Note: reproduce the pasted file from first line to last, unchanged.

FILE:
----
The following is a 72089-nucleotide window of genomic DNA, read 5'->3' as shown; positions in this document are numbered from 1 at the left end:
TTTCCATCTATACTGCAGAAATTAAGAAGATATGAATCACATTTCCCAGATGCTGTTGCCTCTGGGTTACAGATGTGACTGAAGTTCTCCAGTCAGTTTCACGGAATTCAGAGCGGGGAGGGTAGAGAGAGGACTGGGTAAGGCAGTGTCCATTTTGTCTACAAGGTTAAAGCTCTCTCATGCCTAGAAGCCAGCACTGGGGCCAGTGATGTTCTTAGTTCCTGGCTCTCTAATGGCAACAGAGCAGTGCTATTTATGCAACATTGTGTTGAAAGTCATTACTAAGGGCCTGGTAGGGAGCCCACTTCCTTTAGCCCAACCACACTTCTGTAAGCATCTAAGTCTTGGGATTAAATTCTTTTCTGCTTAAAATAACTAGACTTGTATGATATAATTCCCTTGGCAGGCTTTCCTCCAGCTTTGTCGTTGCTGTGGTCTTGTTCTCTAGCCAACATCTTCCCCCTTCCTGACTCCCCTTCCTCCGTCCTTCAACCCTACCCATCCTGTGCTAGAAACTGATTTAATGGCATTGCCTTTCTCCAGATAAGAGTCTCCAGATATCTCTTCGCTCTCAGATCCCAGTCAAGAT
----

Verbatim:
The following is a 72089-nucleotide window of genomic DNA, read 5'->3' as shown; positions in this document are numbered from 1 at the left end:
TTTCCATCTATACTGCAGAAATTAAGAAGATATGAATCACATTTCCCAGATGCTGTTGCCTCTGGGTTACAGATGTGACTGAAGTTCTCCAGTCAGTTTCACGGAATTCAGAGCGGGGAGGGTAGAGAGAGGACTGGGTAAGGCAGTGTCCATTTTGTCTACAAGGTTAAAGCTCTCTCATGCCTAGAAGCCAGCACTGGGGCCAGTGATGTTCTTAGTTCCTGGCTCTCTAATGGCAACAGAGCAGTGCTATTTATGCAACATTGTGTTGAAAGTCATTACTAAGGGCCTGGTAGGGAGCCCACTTCCTTTAGCCCAACCACACTTCTGTAAGCATCTAAGTCTTGGGATTAAATTCTTTTCTGCTTAAAATAACTAGACTTGTATGATATAATTCCCTTGGCAGGCTTTCCTCCAGCTTTGTCGTTGCTGTGGTCTTGTTCTCTAGCCAACATCTTCCCCCTTCCTGACTCCCCTTCCTCCGTCCTTCAACCCTACCCATCCTGTGCTAGAAACTGATTTAATGGCATTGCCTTTCTCCAGATAAGAGTCTCCAGATATCTCTTCGCTCTCAGATCCCAGTCAAGAT